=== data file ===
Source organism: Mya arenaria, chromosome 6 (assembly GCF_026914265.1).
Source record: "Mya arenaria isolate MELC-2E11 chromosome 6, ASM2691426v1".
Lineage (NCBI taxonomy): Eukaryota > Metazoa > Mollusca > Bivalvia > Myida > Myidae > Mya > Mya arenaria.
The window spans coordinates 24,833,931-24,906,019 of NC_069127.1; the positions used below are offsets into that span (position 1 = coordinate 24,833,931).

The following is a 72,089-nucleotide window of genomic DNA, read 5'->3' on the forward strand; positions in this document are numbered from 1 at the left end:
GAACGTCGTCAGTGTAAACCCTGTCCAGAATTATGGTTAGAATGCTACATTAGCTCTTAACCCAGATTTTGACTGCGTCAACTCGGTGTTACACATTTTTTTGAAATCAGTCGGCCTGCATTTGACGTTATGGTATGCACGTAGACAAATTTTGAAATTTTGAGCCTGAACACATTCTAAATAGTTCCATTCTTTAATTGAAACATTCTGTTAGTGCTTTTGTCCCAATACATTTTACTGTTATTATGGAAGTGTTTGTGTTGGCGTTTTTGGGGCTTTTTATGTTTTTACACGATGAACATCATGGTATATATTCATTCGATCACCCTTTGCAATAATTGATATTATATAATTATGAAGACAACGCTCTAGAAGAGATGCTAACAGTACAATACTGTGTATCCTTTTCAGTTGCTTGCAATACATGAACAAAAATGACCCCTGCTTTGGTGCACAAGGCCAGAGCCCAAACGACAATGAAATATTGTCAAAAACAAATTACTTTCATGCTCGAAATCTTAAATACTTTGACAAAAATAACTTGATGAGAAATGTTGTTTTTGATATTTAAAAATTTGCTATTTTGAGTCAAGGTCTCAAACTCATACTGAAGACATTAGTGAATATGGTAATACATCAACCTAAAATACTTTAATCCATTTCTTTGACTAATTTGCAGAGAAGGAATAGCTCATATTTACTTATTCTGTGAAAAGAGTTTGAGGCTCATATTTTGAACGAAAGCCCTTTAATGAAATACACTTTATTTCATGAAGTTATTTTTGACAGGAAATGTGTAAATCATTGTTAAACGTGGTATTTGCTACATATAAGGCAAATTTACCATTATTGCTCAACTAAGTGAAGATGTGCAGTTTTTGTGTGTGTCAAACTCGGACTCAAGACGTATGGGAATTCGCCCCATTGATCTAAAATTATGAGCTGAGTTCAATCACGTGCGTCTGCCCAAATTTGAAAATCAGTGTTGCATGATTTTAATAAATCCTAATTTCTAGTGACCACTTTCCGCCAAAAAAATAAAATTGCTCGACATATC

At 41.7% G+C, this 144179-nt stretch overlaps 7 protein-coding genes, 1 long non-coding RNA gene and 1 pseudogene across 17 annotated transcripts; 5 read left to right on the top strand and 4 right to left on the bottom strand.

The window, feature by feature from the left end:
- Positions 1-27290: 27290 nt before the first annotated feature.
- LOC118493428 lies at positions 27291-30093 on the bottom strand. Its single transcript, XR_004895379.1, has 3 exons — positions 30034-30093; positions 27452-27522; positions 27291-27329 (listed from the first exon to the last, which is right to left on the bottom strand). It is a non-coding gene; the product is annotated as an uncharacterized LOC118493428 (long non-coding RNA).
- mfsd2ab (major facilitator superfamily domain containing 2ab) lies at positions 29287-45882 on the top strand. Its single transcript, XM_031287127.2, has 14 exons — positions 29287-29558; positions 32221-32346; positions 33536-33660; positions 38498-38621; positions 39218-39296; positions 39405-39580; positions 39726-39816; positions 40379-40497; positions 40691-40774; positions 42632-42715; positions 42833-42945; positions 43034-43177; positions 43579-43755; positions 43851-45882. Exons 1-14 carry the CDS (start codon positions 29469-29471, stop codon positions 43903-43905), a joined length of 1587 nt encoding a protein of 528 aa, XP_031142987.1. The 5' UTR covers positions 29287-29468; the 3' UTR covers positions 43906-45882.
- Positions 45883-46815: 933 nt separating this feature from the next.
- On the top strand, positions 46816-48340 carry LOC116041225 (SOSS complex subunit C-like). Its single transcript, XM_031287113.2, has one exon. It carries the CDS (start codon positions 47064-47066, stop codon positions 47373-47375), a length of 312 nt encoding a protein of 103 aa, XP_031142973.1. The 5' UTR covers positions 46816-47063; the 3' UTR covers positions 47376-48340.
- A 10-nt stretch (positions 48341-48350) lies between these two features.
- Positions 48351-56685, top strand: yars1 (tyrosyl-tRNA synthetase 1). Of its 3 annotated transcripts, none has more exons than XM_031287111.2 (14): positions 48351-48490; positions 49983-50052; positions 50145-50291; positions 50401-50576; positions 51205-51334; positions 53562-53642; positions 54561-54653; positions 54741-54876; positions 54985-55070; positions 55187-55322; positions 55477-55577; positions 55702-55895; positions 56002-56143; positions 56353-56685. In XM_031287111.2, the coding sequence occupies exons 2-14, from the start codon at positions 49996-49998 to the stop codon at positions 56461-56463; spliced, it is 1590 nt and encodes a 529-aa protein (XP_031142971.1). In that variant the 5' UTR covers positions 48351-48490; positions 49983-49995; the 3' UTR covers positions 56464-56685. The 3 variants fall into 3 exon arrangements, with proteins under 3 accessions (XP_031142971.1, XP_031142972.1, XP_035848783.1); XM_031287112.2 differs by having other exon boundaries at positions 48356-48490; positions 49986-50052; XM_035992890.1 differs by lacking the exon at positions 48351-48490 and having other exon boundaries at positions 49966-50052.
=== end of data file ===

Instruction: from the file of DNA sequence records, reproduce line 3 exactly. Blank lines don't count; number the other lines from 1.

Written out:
Lineage (NCBI taxonomy): Eukaryota > Metazoa > Mollusca > Bivalvia > Myida > Myidae > Mya > Mya arenaria.